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Plane-Wave Scattering

Figure C.15: Plane wave propagation in a medium changing from wave impedance $ R_1$ to $ R_2$ .
\includegraphics{eps/planewavescat}

Consider a plane wave with peak pressure amplitude $ p^+_1$ propagating from wave impedance $ R_1$ into a new wave impedance $ R_2$ , as shown in Fig.C.15. (Assume $ R_1$ and $ R_2$ are real and positive.) The physical constraints on the wave are that

Since power is pressure times velocity, these constraints imply that signal power is conserved at the junction.C.5Expressed mathematically, the physical constraints at the junction can be written as follows:

\begin{eqnarray*}
p^+_1+p^-_1 &=& p^+_2\quad\mbox{(pressure continuous across junction)}\\
v^{+}_1+v^{-}_1 &=& v^{+}_2\quad\mbox{(velocity in = velocity out)}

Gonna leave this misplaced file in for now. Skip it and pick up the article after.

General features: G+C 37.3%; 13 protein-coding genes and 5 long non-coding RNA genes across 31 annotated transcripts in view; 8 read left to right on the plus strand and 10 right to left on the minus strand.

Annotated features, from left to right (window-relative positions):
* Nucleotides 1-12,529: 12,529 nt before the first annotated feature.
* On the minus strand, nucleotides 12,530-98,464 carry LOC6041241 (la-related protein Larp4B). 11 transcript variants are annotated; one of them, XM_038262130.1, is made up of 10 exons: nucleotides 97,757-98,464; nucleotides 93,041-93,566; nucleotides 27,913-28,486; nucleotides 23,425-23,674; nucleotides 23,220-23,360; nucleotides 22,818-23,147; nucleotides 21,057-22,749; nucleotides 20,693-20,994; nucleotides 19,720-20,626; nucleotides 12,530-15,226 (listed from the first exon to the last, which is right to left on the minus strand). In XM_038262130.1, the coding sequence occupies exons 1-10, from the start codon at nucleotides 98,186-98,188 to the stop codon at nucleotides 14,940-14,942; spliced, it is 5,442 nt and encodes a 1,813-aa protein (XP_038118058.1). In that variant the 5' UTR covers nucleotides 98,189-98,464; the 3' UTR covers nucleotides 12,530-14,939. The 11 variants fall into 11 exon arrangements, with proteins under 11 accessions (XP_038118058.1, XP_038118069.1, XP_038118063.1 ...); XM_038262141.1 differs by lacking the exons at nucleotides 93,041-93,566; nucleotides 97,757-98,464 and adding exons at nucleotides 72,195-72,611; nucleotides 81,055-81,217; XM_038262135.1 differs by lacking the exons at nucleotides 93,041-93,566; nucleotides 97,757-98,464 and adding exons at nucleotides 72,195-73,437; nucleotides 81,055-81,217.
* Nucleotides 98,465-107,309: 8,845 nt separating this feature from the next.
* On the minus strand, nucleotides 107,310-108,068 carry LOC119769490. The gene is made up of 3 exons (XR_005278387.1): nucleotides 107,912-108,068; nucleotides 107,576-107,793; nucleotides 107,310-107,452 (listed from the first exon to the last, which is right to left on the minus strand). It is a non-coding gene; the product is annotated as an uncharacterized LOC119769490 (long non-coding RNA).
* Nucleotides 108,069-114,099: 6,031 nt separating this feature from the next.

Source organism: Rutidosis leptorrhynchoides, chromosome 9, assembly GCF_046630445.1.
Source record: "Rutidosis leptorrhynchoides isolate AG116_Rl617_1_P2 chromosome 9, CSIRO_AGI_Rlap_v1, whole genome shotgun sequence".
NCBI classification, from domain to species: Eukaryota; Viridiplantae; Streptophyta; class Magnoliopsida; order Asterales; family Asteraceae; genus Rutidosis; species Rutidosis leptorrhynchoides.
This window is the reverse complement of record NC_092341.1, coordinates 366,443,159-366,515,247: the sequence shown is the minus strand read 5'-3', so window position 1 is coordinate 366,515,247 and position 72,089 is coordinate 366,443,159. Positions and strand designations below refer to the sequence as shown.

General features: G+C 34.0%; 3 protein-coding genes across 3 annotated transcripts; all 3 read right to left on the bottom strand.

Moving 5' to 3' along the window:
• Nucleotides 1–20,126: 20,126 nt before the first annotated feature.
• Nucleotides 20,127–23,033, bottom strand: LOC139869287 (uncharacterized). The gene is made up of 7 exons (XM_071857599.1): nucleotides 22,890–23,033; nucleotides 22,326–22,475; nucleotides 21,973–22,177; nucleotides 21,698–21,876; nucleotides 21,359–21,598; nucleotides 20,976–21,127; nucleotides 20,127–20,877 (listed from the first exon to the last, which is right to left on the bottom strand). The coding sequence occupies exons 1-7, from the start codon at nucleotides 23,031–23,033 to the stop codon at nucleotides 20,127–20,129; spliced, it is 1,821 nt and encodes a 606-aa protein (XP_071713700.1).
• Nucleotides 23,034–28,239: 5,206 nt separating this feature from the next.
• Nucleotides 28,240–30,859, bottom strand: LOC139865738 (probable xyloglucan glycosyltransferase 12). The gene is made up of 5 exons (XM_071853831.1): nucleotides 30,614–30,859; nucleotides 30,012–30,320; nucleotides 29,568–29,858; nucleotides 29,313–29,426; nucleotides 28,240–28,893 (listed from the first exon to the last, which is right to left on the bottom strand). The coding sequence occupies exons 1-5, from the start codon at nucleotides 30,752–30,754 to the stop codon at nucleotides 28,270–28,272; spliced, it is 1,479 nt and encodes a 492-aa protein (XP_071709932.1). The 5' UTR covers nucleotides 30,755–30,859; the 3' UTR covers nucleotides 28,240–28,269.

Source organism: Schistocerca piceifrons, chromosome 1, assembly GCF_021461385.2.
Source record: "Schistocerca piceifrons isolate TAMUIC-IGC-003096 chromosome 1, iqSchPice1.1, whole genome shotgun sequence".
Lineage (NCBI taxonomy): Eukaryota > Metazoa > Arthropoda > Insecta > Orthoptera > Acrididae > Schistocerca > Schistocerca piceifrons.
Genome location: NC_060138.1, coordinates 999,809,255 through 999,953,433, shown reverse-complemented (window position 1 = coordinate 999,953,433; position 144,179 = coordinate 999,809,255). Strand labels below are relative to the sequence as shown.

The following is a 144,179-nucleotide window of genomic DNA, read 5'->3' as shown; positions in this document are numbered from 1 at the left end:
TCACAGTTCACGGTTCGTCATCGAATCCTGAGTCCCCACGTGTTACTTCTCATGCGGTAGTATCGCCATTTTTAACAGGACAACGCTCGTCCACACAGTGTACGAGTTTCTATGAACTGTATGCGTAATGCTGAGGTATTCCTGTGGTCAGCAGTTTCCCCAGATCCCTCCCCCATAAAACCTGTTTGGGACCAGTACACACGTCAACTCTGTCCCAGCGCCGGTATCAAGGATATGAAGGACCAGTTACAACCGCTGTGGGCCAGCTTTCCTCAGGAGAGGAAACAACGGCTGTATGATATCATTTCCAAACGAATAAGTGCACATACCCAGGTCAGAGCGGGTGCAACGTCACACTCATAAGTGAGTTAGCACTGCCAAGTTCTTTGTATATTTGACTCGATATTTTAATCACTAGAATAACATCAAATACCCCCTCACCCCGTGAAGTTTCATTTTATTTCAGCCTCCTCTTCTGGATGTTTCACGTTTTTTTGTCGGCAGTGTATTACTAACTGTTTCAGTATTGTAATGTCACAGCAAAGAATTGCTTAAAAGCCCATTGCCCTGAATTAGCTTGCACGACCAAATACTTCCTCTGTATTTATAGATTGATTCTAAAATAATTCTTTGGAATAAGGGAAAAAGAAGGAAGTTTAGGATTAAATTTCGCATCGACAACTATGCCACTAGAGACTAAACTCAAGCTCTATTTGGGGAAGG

\end{eqnarray*}

As derived in §C.7.3, we also have the Ohm's law relations:

\begin{displaymath}
\begin{array}{rcrl}
p^+_i&=&&R_iv^{+}_i\\
p^-_i&=&-&R_iv^{-}_i
\end{array}\end{displaymath}

These equations determine what happens at the junction.

To obey the physical constraints at the impedance discontinuity, the incident plane-wave must split into a reflected plane wave $ p^-_1$ and a transmitted plane-wave $ p^+_2$ such that pressure is continuous and signal power is conserved. The physical pressure on the left of the junction is $ p_1=p^+_1+p^-_1$ , and the physical pressure on the right of the junction is $ p_2=p^+_2+p^-_2=
p^+_2$ , since $ p^-_2=0$ according to our set-up.



Subsections
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``Physical Audio Signal Processing'', by Julius O. Smith III, W3K Publishing, 2010, ISBN 978-0-9745607-2-4.
Copyright © 2014-03-23 by Julius O. Smith III
Center for Computer Research in Music and Acoustics (CCRMA),   Stanford University
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